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Joel Lazarus On Political Parties And Western Democracy Promotion In Georgia
 

Joel Lazarus On Political Parties And Western Democracy Promotion In Georgia

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    Joel Lazarus On Political Parties And Western Democracy Promotion In Georgia Joel Lazarus On Political Parties And Western Democracy Promotion In Georgia Presentation Transcript

    • Promoting Democracy? Political Parties and Western Democracy Promotion in Georgia Work in progress, May 2009 Joel Lazarus, DPhil candidate Dept of Politics & International Relations, University of Oxford
    • Caveats… • ‘…if democracy cannot answers Preliminary analysis and be consolidated in • Sacrificing details for comprehensiveness Georgia, it is not clear where it can be • Food for discussion and thought… consolidated. As difficult as the challenges are, the outlook in Georgia still looks brighter than in most of the rest of the nondemocratic world’ Lincoln Mitchell (2008: 6)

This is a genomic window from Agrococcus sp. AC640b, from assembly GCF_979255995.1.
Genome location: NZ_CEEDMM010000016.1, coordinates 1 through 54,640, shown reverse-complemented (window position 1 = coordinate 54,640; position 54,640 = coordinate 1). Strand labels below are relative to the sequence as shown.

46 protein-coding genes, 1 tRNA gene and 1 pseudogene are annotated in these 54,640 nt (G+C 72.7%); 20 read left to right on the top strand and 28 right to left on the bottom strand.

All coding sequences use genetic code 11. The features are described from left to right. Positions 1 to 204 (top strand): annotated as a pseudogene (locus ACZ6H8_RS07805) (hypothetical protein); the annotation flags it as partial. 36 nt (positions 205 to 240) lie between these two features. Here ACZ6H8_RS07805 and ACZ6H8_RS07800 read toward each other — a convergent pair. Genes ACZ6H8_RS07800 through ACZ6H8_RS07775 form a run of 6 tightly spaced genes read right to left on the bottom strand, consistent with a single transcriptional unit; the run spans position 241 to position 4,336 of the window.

• Georgia’s democratic potential Cons avoided: ‘…if democracy cannot be consolidated in  Natural resource wealth (Ross 2001)  Oligarchic it is not clear (?) (Stefes 2006) be Georgia, economic structure where it can  Clan party politics (Collinsas the challenges are, the consolidated. As difficult 2002)  Ethnic party politics (Barany & Moser 2005) outlook in Georgia still looks brighter than in most  Military as autonomous political force (Geddes 1999) of the rest of the nondemocratic world’ Lincoln Mitchell (2008: 6)